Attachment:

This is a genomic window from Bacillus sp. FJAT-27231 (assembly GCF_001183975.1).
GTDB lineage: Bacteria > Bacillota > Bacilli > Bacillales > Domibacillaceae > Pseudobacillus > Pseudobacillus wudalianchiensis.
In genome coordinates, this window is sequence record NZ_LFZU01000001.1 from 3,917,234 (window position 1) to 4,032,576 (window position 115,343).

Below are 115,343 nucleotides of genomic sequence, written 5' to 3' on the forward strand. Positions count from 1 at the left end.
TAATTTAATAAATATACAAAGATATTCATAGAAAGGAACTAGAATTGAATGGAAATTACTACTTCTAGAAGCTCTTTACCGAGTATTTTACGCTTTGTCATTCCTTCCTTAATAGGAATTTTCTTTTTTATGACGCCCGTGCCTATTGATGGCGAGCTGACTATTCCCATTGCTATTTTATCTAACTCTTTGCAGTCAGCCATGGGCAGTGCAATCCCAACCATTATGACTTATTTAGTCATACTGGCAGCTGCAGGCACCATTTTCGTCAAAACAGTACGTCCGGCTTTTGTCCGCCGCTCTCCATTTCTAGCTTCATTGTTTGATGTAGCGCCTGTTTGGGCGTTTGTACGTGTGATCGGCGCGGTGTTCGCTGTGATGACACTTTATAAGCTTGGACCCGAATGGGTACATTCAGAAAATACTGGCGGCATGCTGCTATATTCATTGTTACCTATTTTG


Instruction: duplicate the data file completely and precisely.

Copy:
This is a genomic window from Bacillus sp. FJAT-27231 (assembly GCF_001183975.1).
GTDB lineage: Bacteria > Bacillota > Bacilli > Bacillales > Domibacillaceae > Pseudobacillus > Pseudobacillus wudalianchiensis.
In genome coordinates, this window is sequence record NZ_LFZU01000001.1 from 3,917,234 (window position 1) to 4,032,576 (window position 115,343).

Below are 115,343 nucleotides of genomic sequence, written 5' to 3' on the forward strand. Positions count from 1 at the left end.
TAATTTAATAAATATACAAAGATATTCATAGAAAGGAACTAGAATTGAATGGAAATTACTACTTCTAGAAGCTCTTTACCGAGTATTTTACGCTTTGTCATTCCTTCCTTAATAGGAATTTTCTTTTTTATGACGCCCGTGCCTATTGATGGCGAGCTGACTATTCCCATTGCTATTTTATCTAACTCTTTGCAGTCAGCCATGGGCAGTGCAATCCCAACCATTATGACTTATTTAGTCATACTGGCAGCTGCAGGCACCATTTTCGTCAAAACAGTACGTCCGGCTTTTGTCCGCCGCTCTCCATTTCTAGCTTCATTGTTTGATGTAGCGCCTGTTTGGGCGTTTGTACGTGTGATCGGCGCGGTGTTCGCTGTGATGACACTTTATAAGCTTGGACCCGAATGGGTACATTCAGAAAATACTGGCGGCATGCTGCTATATTCATTGTTACCTATTTTG